There wasn’t actually much seen of the Unknown Soldier over the slow release plot of Haunted House, which introduced Dr Moses Lwanga, Ugandan by birth, but Harvard educated. He’s well intentioned and dedicated, and in 2002 returned to his birth country as a volunteer medic. While hardly naive, Moses couldn’t have conceived what awaited him, and how it would change him. His face now distinctively bandaged to treat his injuries, Moses has shunned his former life and marriage, his mission now to kill Joseph Kony, leader of an army constructed of frightened children brutalised into killers.

Much of the groundwork laid out in Haunted House pays off here in astonishing ways. Margaret Wells, a globally famous American actress has invested in making life better for Ugandans, not just money, but her own time to draw attention to atrocities. Jack Howl is an ageing, disgraced mercenary with vast experience in Africa who’s sometimes engaged by the CIA, but always follows his own agenda. Both have significant roles in Easy Kill, and writer Joshua Dysart has Moses’ exploits interspersed with a different narrative voice for each chapter, one of them a more surprising return from the past.

Everyone’s presence is stronger for the consistently first rate art of Alberto Ponticelli. He brings people to life, drawing the sum of their experiences in their expressions, and then throws them into the sordid world where almost no-one is stain free. There’s no taking the easy road. Appreciate the viewpoint from which Ponticelli has drawn the right hand sample page, and then consider how many artists with greater reputations would have delivered that scene. Pat Masioni illustrates the final two chapters, and while not quite as textured as Ponticelli, he is no disappointment.

There’s no soft soaping of Uganda’s appalling state in 2002, but neither does this volume have the visceral and relentless grinding of reader’s faces in it. The act of stepping back a little actually provides a more palatable read. As for Moses himself, this is a transformational graphic novel. The residue of his previous persona remains, but he’s now thinking like a soldier and has no qualms about sacrificing some people for what he considers the greater good. Ethical ambivalence is his new state of mind, and that’s nicely underlined by a dream sequence if the idea that he’s hearing voices isn’t enough.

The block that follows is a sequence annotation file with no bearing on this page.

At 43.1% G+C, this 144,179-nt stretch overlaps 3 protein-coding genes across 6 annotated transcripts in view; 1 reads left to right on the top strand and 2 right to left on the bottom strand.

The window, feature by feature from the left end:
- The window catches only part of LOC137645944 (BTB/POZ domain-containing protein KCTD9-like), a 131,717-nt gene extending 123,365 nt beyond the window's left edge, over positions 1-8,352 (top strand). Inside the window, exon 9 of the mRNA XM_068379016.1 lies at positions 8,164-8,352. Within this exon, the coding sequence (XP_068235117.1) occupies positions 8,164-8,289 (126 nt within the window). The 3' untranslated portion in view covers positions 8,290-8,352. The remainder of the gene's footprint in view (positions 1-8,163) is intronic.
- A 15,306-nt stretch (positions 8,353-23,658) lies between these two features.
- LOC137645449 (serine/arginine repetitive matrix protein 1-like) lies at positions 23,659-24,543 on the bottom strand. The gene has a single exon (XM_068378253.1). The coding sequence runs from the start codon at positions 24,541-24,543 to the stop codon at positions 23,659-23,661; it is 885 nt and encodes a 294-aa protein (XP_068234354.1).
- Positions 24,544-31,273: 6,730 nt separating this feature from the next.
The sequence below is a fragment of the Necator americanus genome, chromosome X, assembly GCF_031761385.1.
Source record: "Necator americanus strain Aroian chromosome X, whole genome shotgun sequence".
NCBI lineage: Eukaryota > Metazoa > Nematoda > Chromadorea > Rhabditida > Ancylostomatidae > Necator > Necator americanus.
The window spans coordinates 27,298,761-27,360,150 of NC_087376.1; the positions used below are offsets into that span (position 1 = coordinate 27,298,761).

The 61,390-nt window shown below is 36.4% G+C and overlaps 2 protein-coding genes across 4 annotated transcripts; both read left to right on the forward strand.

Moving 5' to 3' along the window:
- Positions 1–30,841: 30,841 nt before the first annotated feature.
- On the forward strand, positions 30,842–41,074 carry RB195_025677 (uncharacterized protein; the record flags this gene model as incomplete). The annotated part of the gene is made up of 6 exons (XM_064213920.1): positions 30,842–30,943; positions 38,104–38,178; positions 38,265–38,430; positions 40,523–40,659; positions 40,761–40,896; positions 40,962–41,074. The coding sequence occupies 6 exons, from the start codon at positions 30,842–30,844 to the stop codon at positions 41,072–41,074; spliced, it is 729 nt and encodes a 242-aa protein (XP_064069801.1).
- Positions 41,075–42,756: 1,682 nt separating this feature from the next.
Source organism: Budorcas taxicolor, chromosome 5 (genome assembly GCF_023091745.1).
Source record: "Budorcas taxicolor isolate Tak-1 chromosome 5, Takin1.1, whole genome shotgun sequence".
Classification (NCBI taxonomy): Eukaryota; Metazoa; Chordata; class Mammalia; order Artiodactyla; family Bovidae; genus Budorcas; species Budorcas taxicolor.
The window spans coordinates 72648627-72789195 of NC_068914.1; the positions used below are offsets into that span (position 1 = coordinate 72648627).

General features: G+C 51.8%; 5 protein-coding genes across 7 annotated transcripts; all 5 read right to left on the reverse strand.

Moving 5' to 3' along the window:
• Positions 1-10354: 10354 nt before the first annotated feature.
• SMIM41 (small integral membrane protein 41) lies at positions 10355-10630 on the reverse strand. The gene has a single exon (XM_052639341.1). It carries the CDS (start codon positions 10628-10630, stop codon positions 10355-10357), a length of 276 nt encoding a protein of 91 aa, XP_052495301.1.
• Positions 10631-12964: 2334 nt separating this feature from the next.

Once the main plot begins to roll out you’ll only be able to see it leading to hell in a handbasket, and sure enough, that’s where it heads. Someone’s surely going to die, and Dysart cranks up the tension very smoothly with that thought. As noted above, he’s also diligent in ensuring everyone has a part to play. The horror of child soldiers was paramount in the first volume, and here they’re coagulated into a single victim, Paul, followed as he relives his earlier life amid a journey to sanctuary. Can he find acceptance and redemption?

It can’t be claimed that Easy Kill is light reading, yet neither is it the full on, wrist-slitting experience of its predecessor, falling into grim action thriller territory, and very effective as such. If you’re of a more sensitive disposition and have heard good things about Dysart and Ponticelli’s Unknown Solider, then it’s easier enough to pick up here and follow on with Dry Season.